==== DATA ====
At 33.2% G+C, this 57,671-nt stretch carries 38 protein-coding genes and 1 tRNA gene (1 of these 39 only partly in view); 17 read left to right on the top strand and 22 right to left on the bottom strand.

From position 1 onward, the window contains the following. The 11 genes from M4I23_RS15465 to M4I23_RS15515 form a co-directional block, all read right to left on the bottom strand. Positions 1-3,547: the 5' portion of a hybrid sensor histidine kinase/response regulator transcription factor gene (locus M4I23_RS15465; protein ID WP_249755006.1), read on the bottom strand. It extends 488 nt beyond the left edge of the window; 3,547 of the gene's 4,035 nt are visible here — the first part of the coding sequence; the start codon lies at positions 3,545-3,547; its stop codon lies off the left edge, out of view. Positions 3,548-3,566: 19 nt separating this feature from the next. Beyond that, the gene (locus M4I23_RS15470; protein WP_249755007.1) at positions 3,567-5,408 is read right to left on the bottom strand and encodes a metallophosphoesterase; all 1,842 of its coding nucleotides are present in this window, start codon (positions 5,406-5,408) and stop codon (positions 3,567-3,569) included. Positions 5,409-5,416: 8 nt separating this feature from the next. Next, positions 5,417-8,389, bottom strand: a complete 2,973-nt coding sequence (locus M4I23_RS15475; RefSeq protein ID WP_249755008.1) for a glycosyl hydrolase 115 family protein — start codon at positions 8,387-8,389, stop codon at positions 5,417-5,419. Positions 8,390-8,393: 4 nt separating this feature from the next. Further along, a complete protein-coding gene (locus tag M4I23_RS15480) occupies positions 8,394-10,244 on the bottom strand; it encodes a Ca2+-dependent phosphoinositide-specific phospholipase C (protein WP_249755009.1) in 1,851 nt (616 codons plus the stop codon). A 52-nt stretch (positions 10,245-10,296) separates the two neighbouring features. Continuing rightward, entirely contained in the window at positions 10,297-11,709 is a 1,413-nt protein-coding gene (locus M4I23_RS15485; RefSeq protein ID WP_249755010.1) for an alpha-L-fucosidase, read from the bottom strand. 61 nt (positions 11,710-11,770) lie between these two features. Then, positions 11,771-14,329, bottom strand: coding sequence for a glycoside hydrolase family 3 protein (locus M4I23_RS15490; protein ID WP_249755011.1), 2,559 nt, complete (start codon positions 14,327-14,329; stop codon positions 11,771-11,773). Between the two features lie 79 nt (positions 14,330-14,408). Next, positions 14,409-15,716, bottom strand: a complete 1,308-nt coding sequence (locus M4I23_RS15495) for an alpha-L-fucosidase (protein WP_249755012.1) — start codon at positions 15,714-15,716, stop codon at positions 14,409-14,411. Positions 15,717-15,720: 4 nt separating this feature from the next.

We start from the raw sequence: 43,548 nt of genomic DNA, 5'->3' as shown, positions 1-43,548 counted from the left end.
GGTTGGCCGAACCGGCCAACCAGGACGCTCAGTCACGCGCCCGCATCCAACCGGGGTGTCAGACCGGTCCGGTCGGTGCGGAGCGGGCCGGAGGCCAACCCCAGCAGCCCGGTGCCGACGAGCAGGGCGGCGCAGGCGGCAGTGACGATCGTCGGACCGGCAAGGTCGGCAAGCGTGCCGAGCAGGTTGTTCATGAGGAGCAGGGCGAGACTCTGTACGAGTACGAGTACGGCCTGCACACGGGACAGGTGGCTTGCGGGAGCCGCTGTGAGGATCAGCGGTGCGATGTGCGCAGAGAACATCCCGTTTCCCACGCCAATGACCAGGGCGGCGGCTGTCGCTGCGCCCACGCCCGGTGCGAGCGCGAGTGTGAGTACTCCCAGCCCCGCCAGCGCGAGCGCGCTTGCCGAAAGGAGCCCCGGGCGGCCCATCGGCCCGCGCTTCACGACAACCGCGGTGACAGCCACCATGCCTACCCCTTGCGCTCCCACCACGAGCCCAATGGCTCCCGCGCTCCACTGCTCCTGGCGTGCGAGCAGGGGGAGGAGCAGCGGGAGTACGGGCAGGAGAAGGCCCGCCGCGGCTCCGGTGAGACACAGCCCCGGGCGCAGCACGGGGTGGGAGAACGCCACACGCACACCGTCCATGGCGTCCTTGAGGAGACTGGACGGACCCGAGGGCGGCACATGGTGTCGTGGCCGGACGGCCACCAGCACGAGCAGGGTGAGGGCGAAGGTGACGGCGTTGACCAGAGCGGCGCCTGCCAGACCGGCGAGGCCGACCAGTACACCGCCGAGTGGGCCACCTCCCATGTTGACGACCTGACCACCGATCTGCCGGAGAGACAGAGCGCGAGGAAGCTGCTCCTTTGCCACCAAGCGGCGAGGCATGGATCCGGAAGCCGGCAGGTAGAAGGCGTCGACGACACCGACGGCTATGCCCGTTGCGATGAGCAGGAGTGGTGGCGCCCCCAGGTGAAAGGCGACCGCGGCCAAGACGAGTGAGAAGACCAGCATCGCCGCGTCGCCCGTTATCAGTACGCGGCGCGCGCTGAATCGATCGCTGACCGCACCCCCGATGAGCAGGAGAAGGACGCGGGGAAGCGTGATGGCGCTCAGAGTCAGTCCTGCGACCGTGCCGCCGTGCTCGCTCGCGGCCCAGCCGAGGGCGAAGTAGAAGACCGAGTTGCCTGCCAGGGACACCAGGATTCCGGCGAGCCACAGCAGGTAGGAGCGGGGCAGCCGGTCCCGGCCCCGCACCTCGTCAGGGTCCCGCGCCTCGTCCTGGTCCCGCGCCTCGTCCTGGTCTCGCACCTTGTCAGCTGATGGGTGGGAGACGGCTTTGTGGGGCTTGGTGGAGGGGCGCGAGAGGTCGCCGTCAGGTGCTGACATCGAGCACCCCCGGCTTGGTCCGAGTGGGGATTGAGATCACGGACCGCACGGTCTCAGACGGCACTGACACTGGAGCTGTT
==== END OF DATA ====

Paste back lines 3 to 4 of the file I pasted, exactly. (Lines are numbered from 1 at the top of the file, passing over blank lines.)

We start from the raw sequence: 43,548 nt of genomic DNA, 5'->3' as shown, positions 1-43,548 counted from the left end.
GGTTGGCCGAACCGGCCAACCAGGACGCTCAGTCACGCGCCCGCATCCAACCGGGGTGTCAGACCGGTCCGGTCGGTGCGGAGCGGGCCGGAGGCCAACCCCAGCAGCCCGGTGCCGACGAGCAGGGCGGCGCAGGCGGCAGTGACGATCGTCGGACCGGCAAGGTCGGCAAGCGTGCCGAGCAGGTTGTTCATGAGGAGCAGGGCGAGACTCTGTACGAGTACGAGTACGGCCTGCACACGGGACAGGTGGCTTGCGGGAGCCGCTGTGAGGATCAGCGGTGCGATGTGCGCAGAGAACATCCCGTTTCCCACGCCAATGACCAGGGCGGCGGCTGTCGCTGCGCCCACGCCCGGTGCGAGCGCGAGTGTGAGTACTCCCAGCCCCGCCAGCGCGAGCGCGCTTGCCGAAAGGAGCCCCGGGCGGCCCATCGGCCCGCGCTTCACGACAACCGCGGTGACAGCCACCATGCCTACCCCTTGCGCTCCCACCACGAGCCCAATGGCTCCCGCGCTCCACTGCTCCTGGCGTGCGAGCAGGGGGAGGAGCAGCGGGAGTACGGGCAGGAGAAGGCCCGCCGCGGCTCCGGTGAGACACAGCCCCGGGCGCAGCACGGGGTGGGAGAACGCCACACGCACACCGTCCATGGCGTCCTTGAGGAGACTGGACGGACCCGAGGGCGGCACATGGTGTCGTGGCCGGACGGCCACCAGCACGAGCAGGGTGAGGGCGAAGGTGACGGCGTTGACCAGAGCGGCGCCTGCCAGACCGGCGAGGCCGACCAGTACACCGCCGAGTGGGCCACCTCCCATGTTGACGACCTGACCACCGATCTGCCGGAGAGACAGAGCGCGAGGAAGCTGCTCCTTTGCCACCAAGCGGCGAGGCATGGATCCGGAAGCCGGCAGGTAGAAGGCGTCGACGACACCGACGGCTATGCCCGTTGCGATGAGCAGGAGTGGTGGCGCCCCCAGGTGAAAGGCGACCGCGGCCAAGACGAGTGAGAAGACCAGCATCGCCGCGTCGCCCGTTATCAGTACGCGGCGCGCGCTGAATCGATCGCTGACCGCACCCCCGATGAGCAGGAGAAGGACGCGGGGAAGCGTGATGGCGCTCAGAGTCAGTCCTGCGACCGTGCCGCCGTGCTCGCTCGCGGCCCAGCCGAGGGCGAAGTAGAAGACCGAGTTGCCTGCCAGGGACACCAGGATTCCGGCGAGCCACAGCAGGTAGGAGCGGGGCAGCCGGTCCCGGCCCCGCACCTCGTCAGGGTCCCGCGCCTCGTCCTGGTCCCGCGCCTCGTCCTGGTCTCGCACCTTGTCAGCTGATGGGTGGGAGACGGCTTTGTGGGGCTTGGTGGAGGGGCGCGAGAGGTCGCCGTCAGGTGCTGACATCGAGCACCCCCGGCTTGGTCCGAGTGGGGATTGAGATCACGGACCGCACGGTCTCAGACGGCACTGACACTGGAGCTGTT